Oceans of plastic

Plastic is everywhere. You are probably surrounded by plastic as you read this, from the computer or cell phone you’re reading on to the chair you’re sitting on to the takeout box you may have eaten from. It is estimated that over 300 million metric tons of plastic is produced every year. In fact more plastic was produced over the last 10 years than during the previous 100 years! Plastic is a useful and versatile product and is part of many important products, although sometimes not obviously so. It is in everyday items such as electronics, building materials, cars and medical equipment. It is also important in the food industry, as wrapping products in plastic can help prevent food wastage by prolonging shelf-life.

Plastic is undeniably useful but it is also a growing environmental problem, with an estimated 8 -12 million metric tons finding its way into the ocean each year. Single-use plastic items are a significant part of this problem. These include items such as takeaway coffee cup lids, sweet wrappers, drink spigots and stirrers as well as the well-known straws, plastic bottles and plastic shopping bags. These items are generally used for a very short time and often not recycled or properly disposed of because of their size and ubiquity as a result they stay in the environment for hundreds of years. When in nature, plastic is harmful to wildlife both at sea and on land. Marine birds and animals can become entangled in discarded fishing nets or floating plastic debris and they often mistake pieces of plastic as food which then fills their stomachs with non-digestible plastic bits.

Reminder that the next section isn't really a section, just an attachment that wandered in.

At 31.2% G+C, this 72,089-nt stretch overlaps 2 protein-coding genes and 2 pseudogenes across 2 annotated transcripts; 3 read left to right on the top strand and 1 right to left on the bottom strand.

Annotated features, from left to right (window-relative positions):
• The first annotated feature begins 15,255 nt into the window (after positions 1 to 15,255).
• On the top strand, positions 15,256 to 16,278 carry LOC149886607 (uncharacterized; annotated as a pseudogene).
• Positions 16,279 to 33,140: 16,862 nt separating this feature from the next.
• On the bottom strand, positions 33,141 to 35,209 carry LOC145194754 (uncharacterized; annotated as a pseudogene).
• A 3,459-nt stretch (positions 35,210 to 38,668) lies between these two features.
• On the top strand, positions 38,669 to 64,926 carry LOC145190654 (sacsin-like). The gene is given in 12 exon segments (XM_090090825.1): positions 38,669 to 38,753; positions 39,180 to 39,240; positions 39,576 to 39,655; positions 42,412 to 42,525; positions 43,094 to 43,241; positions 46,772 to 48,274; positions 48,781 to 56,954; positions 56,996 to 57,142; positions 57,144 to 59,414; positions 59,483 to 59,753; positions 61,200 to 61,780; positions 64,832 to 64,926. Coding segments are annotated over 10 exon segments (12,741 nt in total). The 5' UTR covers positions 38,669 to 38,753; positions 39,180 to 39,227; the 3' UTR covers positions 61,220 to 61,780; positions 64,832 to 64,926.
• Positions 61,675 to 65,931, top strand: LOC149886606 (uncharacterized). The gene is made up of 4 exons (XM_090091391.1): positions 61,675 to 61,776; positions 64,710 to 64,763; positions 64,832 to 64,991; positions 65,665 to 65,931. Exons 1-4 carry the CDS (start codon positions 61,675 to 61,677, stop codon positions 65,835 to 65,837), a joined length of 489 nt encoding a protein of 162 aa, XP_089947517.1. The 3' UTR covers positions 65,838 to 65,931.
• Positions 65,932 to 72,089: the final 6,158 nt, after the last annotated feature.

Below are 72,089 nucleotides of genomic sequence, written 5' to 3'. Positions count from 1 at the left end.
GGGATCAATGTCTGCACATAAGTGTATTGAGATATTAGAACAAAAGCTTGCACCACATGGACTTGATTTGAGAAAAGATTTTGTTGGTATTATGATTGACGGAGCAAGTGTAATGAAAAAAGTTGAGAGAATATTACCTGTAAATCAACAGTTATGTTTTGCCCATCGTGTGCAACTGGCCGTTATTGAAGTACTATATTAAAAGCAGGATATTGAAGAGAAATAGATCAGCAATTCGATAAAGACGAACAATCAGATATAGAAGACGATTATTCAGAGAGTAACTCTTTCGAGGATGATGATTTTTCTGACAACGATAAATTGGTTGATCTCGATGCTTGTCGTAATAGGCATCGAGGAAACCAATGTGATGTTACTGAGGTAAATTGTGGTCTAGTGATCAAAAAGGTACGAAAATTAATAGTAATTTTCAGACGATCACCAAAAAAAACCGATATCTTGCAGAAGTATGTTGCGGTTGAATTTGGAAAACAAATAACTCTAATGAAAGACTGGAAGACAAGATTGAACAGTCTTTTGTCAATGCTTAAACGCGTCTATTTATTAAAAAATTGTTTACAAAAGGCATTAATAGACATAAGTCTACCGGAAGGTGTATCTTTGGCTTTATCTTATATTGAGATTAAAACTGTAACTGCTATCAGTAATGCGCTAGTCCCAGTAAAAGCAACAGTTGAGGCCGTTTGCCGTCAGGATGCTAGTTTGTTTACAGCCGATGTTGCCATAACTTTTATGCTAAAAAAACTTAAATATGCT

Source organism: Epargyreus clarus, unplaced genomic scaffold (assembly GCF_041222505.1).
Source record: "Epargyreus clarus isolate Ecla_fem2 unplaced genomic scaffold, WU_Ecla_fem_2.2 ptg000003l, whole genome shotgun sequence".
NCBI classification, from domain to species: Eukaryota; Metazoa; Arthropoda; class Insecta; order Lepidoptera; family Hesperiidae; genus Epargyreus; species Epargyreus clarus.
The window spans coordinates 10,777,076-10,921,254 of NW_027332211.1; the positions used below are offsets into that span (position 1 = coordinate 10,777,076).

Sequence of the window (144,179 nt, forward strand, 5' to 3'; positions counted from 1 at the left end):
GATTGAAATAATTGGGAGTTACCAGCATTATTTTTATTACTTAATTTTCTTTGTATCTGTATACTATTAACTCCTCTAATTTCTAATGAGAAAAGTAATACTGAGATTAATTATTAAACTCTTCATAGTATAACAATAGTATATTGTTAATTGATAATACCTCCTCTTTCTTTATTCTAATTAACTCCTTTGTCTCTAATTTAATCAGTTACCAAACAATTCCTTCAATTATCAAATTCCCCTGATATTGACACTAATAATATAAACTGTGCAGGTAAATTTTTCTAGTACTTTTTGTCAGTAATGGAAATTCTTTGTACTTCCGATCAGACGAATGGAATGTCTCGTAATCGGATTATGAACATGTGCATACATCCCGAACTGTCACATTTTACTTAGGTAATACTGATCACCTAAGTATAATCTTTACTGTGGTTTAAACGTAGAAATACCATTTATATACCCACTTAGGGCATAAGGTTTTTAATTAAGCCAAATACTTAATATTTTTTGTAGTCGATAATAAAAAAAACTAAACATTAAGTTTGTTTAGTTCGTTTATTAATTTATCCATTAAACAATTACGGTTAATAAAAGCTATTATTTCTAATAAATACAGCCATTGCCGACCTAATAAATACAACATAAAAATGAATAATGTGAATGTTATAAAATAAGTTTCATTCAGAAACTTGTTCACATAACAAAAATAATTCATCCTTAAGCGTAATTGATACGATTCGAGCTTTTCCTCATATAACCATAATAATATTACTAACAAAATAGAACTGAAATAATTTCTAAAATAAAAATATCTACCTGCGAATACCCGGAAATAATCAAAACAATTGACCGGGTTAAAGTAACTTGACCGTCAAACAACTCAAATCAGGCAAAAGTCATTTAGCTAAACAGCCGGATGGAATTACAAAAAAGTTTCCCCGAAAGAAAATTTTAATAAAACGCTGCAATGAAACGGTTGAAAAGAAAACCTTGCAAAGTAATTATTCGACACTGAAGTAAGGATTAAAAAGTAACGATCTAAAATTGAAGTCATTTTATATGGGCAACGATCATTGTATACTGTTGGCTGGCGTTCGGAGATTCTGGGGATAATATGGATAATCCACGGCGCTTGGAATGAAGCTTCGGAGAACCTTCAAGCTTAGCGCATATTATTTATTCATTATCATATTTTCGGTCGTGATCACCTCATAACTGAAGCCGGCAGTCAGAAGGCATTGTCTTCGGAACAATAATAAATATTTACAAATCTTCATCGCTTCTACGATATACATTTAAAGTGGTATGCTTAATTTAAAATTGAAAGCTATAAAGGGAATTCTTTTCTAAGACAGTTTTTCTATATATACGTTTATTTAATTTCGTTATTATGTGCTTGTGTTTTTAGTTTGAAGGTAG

The fishing industry worldwide has come under fire due to the high rate of loss of fishing gear, which continues to entangle fish and other animals when floating along with the currents. In light of this, the RFA training programme not only creates awareness among fishers about sustainable fishing but also about the dangers of plastic pollution and the best practice actions to prevent it.

While plastic pollution is a growing concern, there are steps that everyone can take to reduce their impact:

  • Reduce your use of single-use plastic items
  • Carry a reusable mug and container for takeaway items
  • Evaluate your shopping choices to reduce plastic where possible
  • Follow the refuse, reduce, reuse mantra – and only then should you resort to recycling
  • Educate yourself and others on what plastics can be recycled and which can’t
  • Share WWF’s Plastic Files which  provide insight and a few solutions to this global problem